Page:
Elisa Panzera

Thomas de Graaff

Henri L. F. de Groot


February 2021



Cultural heritage is a potentially important determinant of international tourism flows. Apart from being an enrichment for both individuals and communities and an opportunity for different cultures to meet, tourism also represents a significant industry for European economies. We empirically investigate the impact of the endowment of tangible cultural heritage on tourism attractiveness of European regions. We measure material forms of cultural heritage both as regional density of locally defined monuments, cultural landscapes and museums, and as number of cultural sites listed in the UNESCO World Heritage Sites international programme. Using a Bayesian multilevel gravity model, we find that UNESCO cultural World Heritage Sites are associated with an increase of 6,000 (one site) to 60,000 (eight sites) international tourists from each European country to an average European region. On the other hand, regionally or nationally defined tangible forms of heritage play a more limited role as pull‐factors for international tourism. Moreover, we show that the presence of UNESCO sites reduces the distance decay effect. International tourists are willing to travel longer distance if a destination is endowed with UNESCO cultural World Heritage Sites.

The effect of crime on agglomeration economies in consumption

n this paper we test the hypothesis that, because of their unique and idiosyncratic nature, tangible cultural heritage sites in destination regions enhance international inward tourist flows. To do so, we estimate a Bayesian multi-level gravity model to identify the determinants of international tourist arrivals to European NUTS 2 regions. The aim of the paper is twofold: (i) we contribute to the debate about the relationship between destination endowments of tangible cultural heritage and tourist movements focusing on European destinations; and (ii) draw attention to the heterogeneous appeal of different kinds of tangible cultural heritage. Since diverse measures of heritage carry differ- ent conceptual implications, we implement different proxies for the endowment of cultural heritage. To do so, we first use a bundle of quantitative measures provided by ESPON,1 namely territorial density of monuments, cultural landscapes and museums. As these indicators are built using national and regional heritage lists, we investigate whether regionally or nationally defined cultural heritage acts as a tourist attractor. Second, we consider the regional endowment of UNESCO World Heritage Sites starting from the idea that these kinds of sites are able to engage international tourist acting as an appealing territorial resource for tourism.2 This indicator of tangible heritage is more related to international visibility and promotion rather than to quantity and local relevance. Moreover, we test whether UNESCO World Heritage Sites represent a quality guarantee attracting tourists from further origins. In other words, whether tourists are more willing to travel longer distances to visit their destination if a UNESCO site is there. We therefore analyse whether UNESCO listings reduce the distance decay effect. Our main findings are that UNESCO World Heritage sites are an important determinant of attracting international tourists rather than nationally defined monuments, museums and cultural landscapes. We find that the regional presence of UNESCO World Heritage Sites correlates with an increase of 6,000 (one site) to about 60,000 (eight sites) in international tourist flows from each country in our dataset. Furthermore, we find that the presence of World Heritage Sites indeed flattens out the distance-decay curve, making regions endowed with these sites more appealing for tourists travelling from further away.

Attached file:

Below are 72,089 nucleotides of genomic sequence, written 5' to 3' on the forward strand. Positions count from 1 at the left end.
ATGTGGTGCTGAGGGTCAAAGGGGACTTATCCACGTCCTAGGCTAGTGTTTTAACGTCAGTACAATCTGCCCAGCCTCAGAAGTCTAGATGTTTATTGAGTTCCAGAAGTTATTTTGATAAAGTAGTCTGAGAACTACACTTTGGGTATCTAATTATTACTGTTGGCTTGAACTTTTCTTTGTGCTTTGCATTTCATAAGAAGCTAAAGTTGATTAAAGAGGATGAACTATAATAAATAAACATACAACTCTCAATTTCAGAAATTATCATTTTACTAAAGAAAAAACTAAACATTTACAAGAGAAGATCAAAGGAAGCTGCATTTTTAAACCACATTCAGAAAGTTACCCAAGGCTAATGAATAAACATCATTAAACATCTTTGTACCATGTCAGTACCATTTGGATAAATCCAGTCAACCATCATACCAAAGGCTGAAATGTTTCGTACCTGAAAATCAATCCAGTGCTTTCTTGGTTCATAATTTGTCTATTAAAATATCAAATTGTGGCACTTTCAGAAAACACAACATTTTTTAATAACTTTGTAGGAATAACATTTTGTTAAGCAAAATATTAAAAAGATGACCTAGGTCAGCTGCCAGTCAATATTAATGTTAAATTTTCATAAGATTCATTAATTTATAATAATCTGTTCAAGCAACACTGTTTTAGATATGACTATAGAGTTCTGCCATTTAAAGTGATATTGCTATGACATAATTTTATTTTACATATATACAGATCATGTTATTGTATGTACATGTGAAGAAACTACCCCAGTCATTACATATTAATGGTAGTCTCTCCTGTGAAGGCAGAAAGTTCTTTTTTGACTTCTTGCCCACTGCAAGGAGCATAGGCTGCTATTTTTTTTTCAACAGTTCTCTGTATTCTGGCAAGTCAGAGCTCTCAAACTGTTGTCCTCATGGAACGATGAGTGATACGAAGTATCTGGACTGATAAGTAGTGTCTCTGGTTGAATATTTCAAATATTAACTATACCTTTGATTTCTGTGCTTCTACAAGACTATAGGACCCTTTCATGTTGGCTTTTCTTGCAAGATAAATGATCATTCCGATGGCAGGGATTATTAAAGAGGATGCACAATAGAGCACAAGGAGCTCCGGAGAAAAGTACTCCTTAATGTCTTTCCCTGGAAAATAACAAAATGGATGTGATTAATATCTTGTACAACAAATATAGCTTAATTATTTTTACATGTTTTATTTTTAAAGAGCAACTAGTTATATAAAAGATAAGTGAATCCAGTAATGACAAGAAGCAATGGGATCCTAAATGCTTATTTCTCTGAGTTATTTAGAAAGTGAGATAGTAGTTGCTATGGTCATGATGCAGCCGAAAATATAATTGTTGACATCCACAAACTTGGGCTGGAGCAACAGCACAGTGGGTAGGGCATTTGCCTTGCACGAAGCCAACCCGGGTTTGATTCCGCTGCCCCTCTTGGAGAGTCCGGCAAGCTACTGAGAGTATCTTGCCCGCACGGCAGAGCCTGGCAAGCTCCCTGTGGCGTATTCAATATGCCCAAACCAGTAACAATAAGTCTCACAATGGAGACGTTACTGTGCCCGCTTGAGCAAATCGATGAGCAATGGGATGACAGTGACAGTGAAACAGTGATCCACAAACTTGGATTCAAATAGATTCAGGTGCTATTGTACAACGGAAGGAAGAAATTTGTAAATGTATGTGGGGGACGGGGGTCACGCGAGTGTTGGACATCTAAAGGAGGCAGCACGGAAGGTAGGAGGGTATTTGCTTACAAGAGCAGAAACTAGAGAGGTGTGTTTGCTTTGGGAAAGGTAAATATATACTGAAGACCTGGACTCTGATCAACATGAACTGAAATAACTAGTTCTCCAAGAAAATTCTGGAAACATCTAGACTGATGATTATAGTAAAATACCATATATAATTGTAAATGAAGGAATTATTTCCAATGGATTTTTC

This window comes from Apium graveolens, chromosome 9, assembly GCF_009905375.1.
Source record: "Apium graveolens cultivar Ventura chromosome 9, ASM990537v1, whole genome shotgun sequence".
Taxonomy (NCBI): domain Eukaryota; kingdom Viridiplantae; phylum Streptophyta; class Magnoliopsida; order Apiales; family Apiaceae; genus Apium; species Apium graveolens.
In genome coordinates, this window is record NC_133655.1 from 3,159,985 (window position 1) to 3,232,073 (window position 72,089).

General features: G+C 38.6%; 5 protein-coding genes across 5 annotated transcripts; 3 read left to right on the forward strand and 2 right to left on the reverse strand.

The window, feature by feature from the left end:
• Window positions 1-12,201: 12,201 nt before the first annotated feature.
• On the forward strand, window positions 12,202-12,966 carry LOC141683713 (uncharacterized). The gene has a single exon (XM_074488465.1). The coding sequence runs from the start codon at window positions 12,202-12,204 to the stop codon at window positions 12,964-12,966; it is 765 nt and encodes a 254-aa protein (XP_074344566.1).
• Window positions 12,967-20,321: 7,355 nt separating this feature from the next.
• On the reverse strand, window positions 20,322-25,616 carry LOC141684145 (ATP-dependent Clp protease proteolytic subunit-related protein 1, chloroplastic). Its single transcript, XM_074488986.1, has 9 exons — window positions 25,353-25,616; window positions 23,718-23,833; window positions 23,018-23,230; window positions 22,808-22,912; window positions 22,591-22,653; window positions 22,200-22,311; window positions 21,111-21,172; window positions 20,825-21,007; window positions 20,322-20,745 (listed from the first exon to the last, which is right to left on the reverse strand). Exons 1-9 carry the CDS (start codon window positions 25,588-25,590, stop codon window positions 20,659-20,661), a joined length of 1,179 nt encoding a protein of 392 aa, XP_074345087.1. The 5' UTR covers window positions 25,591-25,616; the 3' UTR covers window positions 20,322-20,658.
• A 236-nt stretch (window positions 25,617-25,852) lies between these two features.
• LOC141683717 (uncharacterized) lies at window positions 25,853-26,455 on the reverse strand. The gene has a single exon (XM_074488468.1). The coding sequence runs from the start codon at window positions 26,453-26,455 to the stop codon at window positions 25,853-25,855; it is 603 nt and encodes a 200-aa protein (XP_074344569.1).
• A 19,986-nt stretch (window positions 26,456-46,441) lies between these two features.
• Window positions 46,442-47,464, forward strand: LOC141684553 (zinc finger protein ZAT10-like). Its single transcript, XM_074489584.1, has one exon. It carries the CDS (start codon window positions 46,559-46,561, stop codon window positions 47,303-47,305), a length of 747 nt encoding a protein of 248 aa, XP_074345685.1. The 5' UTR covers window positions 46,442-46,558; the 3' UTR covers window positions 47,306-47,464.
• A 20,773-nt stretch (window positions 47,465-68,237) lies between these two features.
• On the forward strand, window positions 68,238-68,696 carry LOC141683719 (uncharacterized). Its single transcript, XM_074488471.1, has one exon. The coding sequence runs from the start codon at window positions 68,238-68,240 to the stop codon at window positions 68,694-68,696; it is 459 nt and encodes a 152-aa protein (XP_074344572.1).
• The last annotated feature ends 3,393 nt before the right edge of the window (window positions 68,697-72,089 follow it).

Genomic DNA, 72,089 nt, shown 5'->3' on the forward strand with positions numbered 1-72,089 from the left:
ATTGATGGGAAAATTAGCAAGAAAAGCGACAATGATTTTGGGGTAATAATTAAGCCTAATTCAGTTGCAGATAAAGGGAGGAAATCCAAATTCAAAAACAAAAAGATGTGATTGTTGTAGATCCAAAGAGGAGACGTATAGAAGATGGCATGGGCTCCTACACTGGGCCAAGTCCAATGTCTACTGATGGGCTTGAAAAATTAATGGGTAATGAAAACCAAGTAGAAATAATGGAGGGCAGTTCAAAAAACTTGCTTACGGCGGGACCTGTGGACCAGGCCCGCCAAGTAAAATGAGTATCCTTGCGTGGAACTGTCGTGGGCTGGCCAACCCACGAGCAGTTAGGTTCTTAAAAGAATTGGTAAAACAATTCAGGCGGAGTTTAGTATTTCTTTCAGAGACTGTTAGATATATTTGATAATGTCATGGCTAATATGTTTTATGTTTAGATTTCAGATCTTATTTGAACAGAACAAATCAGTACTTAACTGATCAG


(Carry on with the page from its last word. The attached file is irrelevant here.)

Distance effects on amount of tourist arrivals by amount of UNESCO World Heritage Sites (all other variables are fixed at mean values)


  title={European cultural heritage and tourism flows: The magnetic role of superstar World Heritage Sites},
  author={Panzera, Elisa and de Graaff, Thomas and de Groot, Henri LF},
  journal={Papers in Regional Science},